I may be a slow learner but I do take advice, so I really appreciate the replies.

Offline Stanley

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Re: How to start mid game?
« Reply #8 on: November 20, 2019, 02:25:55 AM »
Don't be afraid to restart in a more suitable location, especially if you can identify a weaker competitor.

Don't worry about competitor's current size. Instead, pick the fight based on how well the airline is run. If they run four fleets, use unsuitable aircraft, or have low margin, they might not be able to compete effectively with you.

Check how often the competitor's owner come online. If the owner logs in multiple times a day, they will be able to react to new competitor and try to squeeze you out. On the other hand, if the owner logs on every other day, they won't even noticed you fast enough.

Check how many trunk short-haul routes you will have. As a new airline, it is hard to compete on long haul or thin short haul. But for fat trunk short-haul routes, it is pretty hard for competitors to push you out and you will get your fair market share.

Look for recent major bankruptcies. It may open up good opportunities in a nice location. But still scout the competitors first. The BK might have been caused by a very active/experienced/aggressive competitor which you might be better off staying away from.

All my advice is basically the same thing - find an airport where you can win against existing airline/player. Ignore the current size of their airline, and focus on identifying inefficient airlines or less-active opponents.

Offline tungstennedge

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Re: How to start mid game?
« Reply #9 on: November 29, 2019, 07:28:17 PM »
I'm late to reply here, but I'm quite experienced at starting mid-game and growing into a giant. I start ~ 1984 in GW2 and am now fourth place In profit, and I have quite a few tips.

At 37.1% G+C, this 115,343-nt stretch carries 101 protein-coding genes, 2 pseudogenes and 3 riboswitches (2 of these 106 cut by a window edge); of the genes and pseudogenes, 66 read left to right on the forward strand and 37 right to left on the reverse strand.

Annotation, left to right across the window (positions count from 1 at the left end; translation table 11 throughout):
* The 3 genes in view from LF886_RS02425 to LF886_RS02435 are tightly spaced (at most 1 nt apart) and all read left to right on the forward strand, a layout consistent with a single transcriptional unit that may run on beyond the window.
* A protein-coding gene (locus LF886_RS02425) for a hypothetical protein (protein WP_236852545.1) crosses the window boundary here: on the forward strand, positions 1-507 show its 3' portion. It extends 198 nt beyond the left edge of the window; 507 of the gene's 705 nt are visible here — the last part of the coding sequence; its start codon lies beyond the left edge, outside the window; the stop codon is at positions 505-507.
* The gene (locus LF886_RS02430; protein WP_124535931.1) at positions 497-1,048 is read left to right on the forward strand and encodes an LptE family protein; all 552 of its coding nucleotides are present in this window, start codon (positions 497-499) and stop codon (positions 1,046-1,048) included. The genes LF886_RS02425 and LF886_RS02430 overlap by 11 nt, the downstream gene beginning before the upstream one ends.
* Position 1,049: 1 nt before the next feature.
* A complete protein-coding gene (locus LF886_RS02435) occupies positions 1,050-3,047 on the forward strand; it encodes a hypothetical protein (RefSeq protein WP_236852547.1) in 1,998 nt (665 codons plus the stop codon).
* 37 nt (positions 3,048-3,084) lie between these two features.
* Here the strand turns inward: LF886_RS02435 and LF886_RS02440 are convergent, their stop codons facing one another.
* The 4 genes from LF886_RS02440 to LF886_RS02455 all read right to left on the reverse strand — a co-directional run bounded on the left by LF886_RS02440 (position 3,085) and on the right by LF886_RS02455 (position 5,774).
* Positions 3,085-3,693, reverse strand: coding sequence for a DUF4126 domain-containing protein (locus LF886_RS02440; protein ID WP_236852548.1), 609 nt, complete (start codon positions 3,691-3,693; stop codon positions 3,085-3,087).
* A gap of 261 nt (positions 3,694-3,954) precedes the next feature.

Firstly, dont be afraid of well run, high margin airlines. Infact, high margin well run airline are BY FAR imo the easiest to compete with, because if they are running at extremely high margins it means that the markets that airline fills are not oversupplied. I don't think you should view serviced demand as "untouchable" as along as it is now oversupplied above 170% it will be easy to make a profit.

Saying all this, it is still difficult to start and Immediately start competing, I recommend that you find some routes without competition/ or with low competition to start with. If you are interested in restarting at a larger base, and would like mentoring on how to compete with the larger guys Id be happy to help you find a base, and grow large. Personally I would choose Tokyo Narita right now because I see large gaps in the market that I could help you exploit.

Message me if you are interested.

Offline groundbum2

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Re: How to start mid game?
« Reply #10 on: November 30, 2019, 06:48:36 PM »
Quote
serviced demand as "untouchable" as along as it is now oversupplied above 170%

I would respectfuly quibble with this statement.

AWS by and large divides the passengers evenly amongst the flights each day. So say a local route has 500 demand and 2x747s (400 seats) fly it. That would be 800/500 so 160% so technically not viable. But say a person put 5xF28 (90s) on the route. They'd get at least 50% of the daily traffic as the 500 pax would now be divided by 7 (2x747, 5xF28) so 71 pax per aircraft.

So when I'm eyeing up a route I look for pax/frequency and whether I could add my preferred aircraft and get a decent LF, and unmet demand (so 120 seats supplied on a 200 route demand for example).

Simon

Offline Andre090904

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Re: How to start mid game?
« Reply #11 on: November 30, 2019, 07:35:39 PM »
Then again you need to look at staff. I pretty much used your point of view / strategy this current GW2 by flying NAMC where other people were flying 727/737/DC9 etc. It worked initially, but I needed TONS of NAMC to really cover the demand. As time goes by, this meant an insane number of staff, maintenance etc. There were moments when I did not even know how to fire all those people when I replaced NAMC by MD80. There were tens of thousands of staff which I needed to get rid off. Firing them at once is impossible unless you want a morale and CI of 0. In the end I just relied on the automatic staffing which is firing small portions every year.